To say that Barcelona has an abundance of museums is to understate the fact, the city is home to a plethora of museums, including ones for chocolate and magic. We have provided a comprehensive overview of the majority of those in our Guide to Barcelona Museums on the main site, but here we give you a taster by selecting 5 of the most important.
Beautifully situated atop Montjuic in the Palau Nacional, the National Art Museum of Catalonia is the jewel in the crown of Catalan culture. It was originally built for the 1929 World’s Fair, and was redone for the 1992 Olympics – the Olympic Stadium is situated behind it. The permanent collection includes Romanesque, Gothic, Renaissance and Baroque pieces, 19th and 20th century art, coinage, medals, photography as well as the collection Thyssen-Bornemisza, which were moved from the Monastery of Pedralbes to allow easier access for the public. During the summer there are frequent concerts both outside the museum and within the halls, and another attraction is the magical fountain which combines water, light and music to fine effect in light shows on certain evenings from Spring through Autumn.
Also known as la Torre Rosa. Between 1906 and 1926, Gaudí lived here with his niece, in a house looking like it had been plucked straight from the pages of some fairy-tale, which had been designed by Francesc Berenguer. Inside the strange looking building you can find some of his personal objects and work, including furniture, sketches, drawings and designs. This very distinctive museum is located at the gates to Parc Guell, which makes it the perfect museum to visit if you want to enjoy a picnic in one of the most distinctive parks in the world, while looking out over the city and enjoying the good weather.
Located in beautiful stone mansions on Carrer de Montcada, you can find this museum by turning off Via Laietana onto Carrer de la Princessa and turning right again. Although Picasso only spent from 1901 to 1906 in Barcelona, these would turn out to be his formative years, and as a result the collection on show here is particularly strong on his early work. Arranged chronologically, there are numerous works on display, and his Blue Period is well represented here. The second floor deals with his work created in Barcelona and Paris between 1900 and 1904 when he was much influenced by the Impressionists. From his Rose Period you can see the Portrait of Señora Canals. Later work, from his time Cannes in 1957, includes the technically complex series Las Meninas, which consists mostly of studies on Diego Velázquez’s eponymous masterpiece.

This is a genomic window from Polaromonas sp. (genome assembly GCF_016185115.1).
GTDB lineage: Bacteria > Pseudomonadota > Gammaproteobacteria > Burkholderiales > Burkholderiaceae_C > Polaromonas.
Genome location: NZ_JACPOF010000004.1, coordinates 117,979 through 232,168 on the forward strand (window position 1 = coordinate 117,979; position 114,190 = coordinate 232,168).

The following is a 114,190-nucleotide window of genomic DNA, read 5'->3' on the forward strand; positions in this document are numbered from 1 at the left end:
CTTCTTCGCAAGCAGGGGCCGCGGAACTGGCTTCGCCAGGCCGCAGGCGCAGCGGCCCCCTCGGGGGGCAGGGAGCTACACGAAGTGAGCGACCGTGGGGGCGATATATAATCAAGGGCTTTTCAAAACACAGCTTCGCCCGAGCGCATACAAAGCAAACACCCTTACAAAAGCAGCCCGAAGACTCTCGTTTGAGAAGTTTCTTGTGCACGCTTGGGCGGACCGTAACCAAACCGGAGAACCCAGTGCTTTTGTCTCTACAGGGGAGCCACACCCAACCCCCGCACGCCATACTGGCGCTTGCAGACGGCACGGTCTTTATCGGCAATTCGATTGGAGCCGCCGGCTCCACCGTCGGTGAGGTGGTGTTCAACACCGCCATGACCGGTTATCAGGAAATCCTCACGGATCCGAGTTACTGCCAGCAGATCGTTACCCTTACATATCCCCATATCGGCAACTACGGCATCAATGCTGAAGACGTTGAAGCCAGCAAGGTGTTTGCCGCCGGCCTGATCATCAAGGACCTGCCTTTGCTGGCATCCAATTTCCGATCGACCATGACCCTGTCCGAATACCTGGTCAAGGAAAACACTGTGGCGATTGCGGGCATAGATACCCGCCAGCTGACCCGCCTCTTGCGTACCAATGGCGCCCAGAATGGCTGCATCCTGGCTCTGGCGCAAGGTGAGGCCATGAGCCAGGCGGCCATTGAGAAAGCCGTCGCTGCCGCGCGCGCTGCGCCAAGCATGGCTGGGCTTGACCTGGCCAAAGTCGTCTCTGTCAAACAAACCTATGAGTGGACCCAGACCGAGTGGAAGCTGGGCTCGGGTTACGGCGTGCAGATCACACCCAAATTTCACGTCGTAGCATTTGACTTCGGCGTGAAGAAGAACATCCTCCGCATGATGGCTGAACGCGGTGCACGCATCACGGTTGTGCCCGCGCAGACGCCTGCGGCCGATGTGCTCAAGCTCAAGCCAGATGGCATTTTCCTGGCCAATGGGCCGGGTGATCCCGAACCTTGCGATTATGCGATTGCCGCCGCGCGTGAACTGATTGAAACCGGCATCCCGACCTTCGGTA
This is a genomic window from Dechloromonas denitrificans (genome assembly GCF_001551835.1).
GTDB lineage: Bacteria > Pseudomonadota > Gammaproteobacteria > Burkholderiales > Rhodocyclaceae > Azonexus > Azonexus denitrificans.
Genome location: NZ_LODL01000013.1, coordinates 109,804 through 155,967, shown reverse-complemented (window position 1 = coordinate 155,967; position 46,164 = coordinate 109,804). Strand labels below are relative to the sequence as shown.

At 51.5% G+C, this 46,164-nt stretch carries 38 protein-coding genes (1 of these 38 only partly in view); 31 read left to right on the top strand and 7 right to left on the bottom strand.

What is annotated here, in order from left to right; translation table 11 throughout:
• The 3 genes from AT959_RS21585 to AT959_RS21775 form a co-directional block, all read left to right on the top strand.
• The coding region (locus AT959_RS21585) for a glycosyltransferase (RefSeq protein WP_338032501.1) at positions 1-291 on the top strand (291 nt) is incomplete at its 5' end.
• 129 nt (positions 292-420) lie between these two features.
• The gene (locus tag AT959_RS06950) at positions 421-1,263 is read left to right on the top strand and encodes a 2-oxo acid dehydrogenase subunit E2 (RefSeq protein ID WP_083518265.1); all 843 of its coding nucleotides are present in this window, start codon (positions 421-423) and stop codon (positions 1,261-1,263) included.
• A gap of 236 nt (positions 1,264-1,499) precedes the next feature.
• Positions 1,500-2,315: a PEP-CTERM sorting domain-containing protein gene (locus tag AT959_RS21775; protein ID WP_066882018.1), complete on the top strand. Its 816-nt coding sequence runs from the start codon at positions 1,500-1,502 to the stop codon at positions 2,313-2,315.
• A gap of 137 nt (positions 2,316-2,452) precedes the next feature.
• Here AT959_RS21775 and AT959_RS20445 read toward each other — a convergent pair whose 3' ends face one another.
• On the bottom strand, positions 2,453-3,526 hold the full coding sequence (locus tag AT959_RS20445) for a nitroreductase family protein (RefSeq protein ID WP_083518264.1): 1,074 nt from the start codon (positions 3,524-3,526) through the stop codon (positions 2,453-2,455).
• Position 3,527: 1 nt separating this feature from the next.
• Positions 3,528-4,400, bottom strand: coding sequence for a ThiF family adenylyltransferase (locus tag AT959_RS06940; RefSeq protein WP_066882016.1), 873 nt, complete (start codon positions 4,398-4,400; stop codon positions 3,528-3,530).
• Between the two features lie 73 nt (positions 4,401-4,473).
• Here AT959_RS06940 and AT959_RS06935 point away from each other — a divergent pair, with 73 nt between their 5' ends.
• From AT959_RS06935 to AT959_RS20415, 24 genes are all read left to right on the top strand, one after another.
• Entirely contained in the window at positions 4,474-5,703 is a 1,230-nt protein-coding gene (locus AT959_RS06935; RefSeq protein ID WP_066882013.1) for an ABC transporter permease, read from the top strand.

Located in Parc Montjuic, and housed in a spacious, brilliant white building designed by Josep Lluís Sert, this collection was donated to the city by the artist himself. The Miró Foundation is one of the citys finest collections of contemporary art, and serves as great introduction to the legacy of Miró. Holding over 11,000 pieces, the museum displays the artists paintings, sculptures and sketches. Of these, around 400 are on display and these trace his development as an artist, from his early days as an innovative Surrealist, through to his later years as an acknowledged master of abstract art in all its forms. There is also a gallery put aside for temporary exhibitions, dedicated either to an aspect of Miró’s work or to a contemporary artist or movement.
Barcelona Museum of Contemporary Art
The Museu d’Art Contemporani de Barcelona, or MACBA is located in the Plaça dels Angels in the Raval barrio of the city. Designed by Richard Meier, this museum opened in 1995 to the public, and contains a permanent collection of Catalan, Spanish and other European contemporary art. The permanent collection is rotated but contains work by international artists like Klee and Calder alongside national artists like Tàpies, Barceló and Solano, and there are frequent concerts, seminars, film exhibitions and new exhibitions in a constantly changing calendar. The collection dates from the late 20th century onward, with three periods of modern art represented: the forties to the sixties; the sixties and seventies; and contemporary. The collections focus on post-1945 Catalan and Spanish art, although some foreign art is also represented.